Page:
Int J Biol Sci 2008; 4(6):387-396. doi:10.7150/ijbs.4.387 This issue Cite

Research Paper

LGI1 and LGI4 bind to ADAM22, ADAM23 and ADAM11

Koji Sagane1,2 Corresponding address, Yasushi Ishihama1,*, Hachiro Sugimoto2

1. Tsukuba Research Laboratories, Eisai Co., Ltd., Tokodai 5-1-3, Tsukuba, Ibaraki 300-2635, Japan.
2. Department of Neuroscience for Drug Discovery, Graduate School of Pharmaceutical Sciences, Kyoto University, Kyoto 606-8501, Japan.
* Present address: Institute for Advanced Biosciences, Keio University, Daihoji, Tsuruoka, Yamagata 997-0017, Japan.

Sagane K, Ishihama Y, Sugimoto H. LGI1 and LGI4 bind to ADAM22, ADAM23 and ADAM11. Int J Biol Sci 2008; 4(6):387-396. doi:10.7150/ijbs.4.387.
Other styles

File import instruction


The transmembrane protein ADAM22 is expressed at high levels in the brain. From its molecular structure, ADAM22 is thought to be an adhesion molecule or a receptor because it has functional disintegrin-like and cysteine-rich sequences in its ectodomain. The phenotypic analysis of ADAM22-deficient mice has indicated the important roles played by ADAM22 in proper neuronal function and peripheral nerve development, however, the precise molecular function of ADAM22 is still unknown. To understand the function of ADAM22 on a molecular basis, we identified ADAM22 binding proteins by using immunoprecipitation and mass spectrometric analysis. This analysis revealed that Leucine-rich glioma inactivated 1 (LGI1) is the most potent ADAM22 binding protein in mouse brain. By our quantitative cell-ELISA system, we demonstrated the specific binding of LGI1 with ADAM22. Furthermore, we showed that LGI4, a putative ADAM22 ligand, also bound to ADAM22. Characterization of the binding specificity of LGI1 and LGI4 suggested that ADAM22 is not a sole receptor, because ADAM11 and ADAM23 had a significant binding ability to LGI1 or LGI4. Therefore, LGI-ADAM system seems to be regulated not only by the affinity but also by the cell-type-specific expression of each protein. Our findings provide new clues to understand the functions of LGI1 and LGI4 as an ADAMs ligand.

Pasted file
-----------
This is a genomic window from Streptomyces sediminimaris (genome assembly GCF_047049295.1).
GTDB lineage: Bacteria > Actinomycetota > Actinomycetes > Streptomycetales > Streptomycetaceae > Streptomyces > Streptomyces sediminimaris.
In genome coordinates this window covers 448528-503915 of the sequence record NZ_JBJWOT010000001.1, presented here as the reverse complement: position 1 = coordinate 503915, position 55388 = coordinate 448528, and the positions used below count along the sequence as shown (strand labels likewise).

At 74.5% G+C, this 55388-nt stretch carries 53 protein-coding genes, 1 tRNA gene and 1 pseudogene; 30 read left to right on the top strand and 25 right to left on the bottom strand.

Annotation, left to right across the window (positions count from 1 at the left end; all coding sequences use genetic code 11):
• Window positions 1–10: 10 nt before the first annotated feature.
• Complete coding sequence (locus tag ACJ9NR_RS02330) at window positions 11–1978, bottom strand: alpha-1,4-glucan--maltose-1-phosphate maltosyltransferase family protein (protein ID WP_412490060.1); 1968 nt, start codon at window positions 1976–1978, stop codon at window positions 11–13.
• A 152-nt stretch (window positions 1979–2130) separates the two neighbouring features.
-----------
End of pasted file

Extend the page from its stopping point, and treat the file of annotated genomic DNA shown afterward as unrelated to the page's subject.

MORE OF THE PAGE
Keywords: ADAM22, ADAM23, LGI1, LGI4, GeLC-MS


A Disintegrin And Metalloprotease (ADAM) is a family of membrane-spanning multi-domain proteins containing a metalloproteinase-like domain and a disintegrin-like domain. Already, more than 30 ADAMs have been identified in mammals. Some types of ADAM are catalytically active metalloproteases and they control receptor-mediated signals by activating membrane-bound growth factors or by shedding the ectodomain of cell-surface receptors [1,2]. ADAMs are also involved in cell-cell or cell-matrix adhesion through their interaction with integrins or syndecans. More than 10 ADAMs have been shown to support integrin-mediated cell adhesion in vitro [3]. An analysis of knockout mice has revealed the physiological roles of ADAM family proteins in fertilization, myogenesis and neurogenesis [4,5].

We have reported our findings on ADAM11, ADAM22 and ADAM23 genes and their restricted expression in the nervous system [6,7]. Sequence analysis suggests that they are not metalloproteases, since they all lack a catalytic motif. Recently, we revealed that ADAM11 is essential for a proper neuronal function because ADAM11-deficient mice showed deficits in special learning, motor coordination and nociceptive response [8,9]. Furthermore, we have reported that mice with a truncated mutation of ADAM22 exhibited ataxia, seizure and hypomyelination in the peripheral nerves [10]. It has been reported that the disruption of the Adam23 gene in mice results in premature death associated with ataxia and tremor [11]. These findings indicate that these three ADAMs are non-redundant and have distinct functions.

In this study, we identified LGI1 as a specific binding partner of ADAM22 protein from mouse brain, and demonstrated the specific interaction between LGI1 and ADAM22 by employing a quantitative cell-ELISA assay. We also showed that LGI4 binds to ADAM22 as well. In addition, characterization of the binding specificity of LGI1 and LGI4 revealed that ADAM22 is not a sole receptor for them. Our results suggest that LGI-ADAM system is more complicated than initially thought.


Experimental Animals

All the animal procedures conformed to Japanese regulations on the care and use of animals. Moreover, the procedures were in accordance with the Guideline for Animal Experimentation of the Japanese Association for Laboratory Animal Science, and were approved by the Animal Care and Use Committee of Eisai Co., Ltd. Male C57/BL6 mice were purchased from Charles River Japan (Tokyo, Japan).


The rabbit anti-ADAM22-cyto polyclonal antibody was created in our laboratory [10]. The anti-FLAG-M2 mouse monoclonal antibody and anti-HA11 mouse monoclonal antibody were purchased from SIGMA (MO, USA) and Covance (NJ, USA), respectively.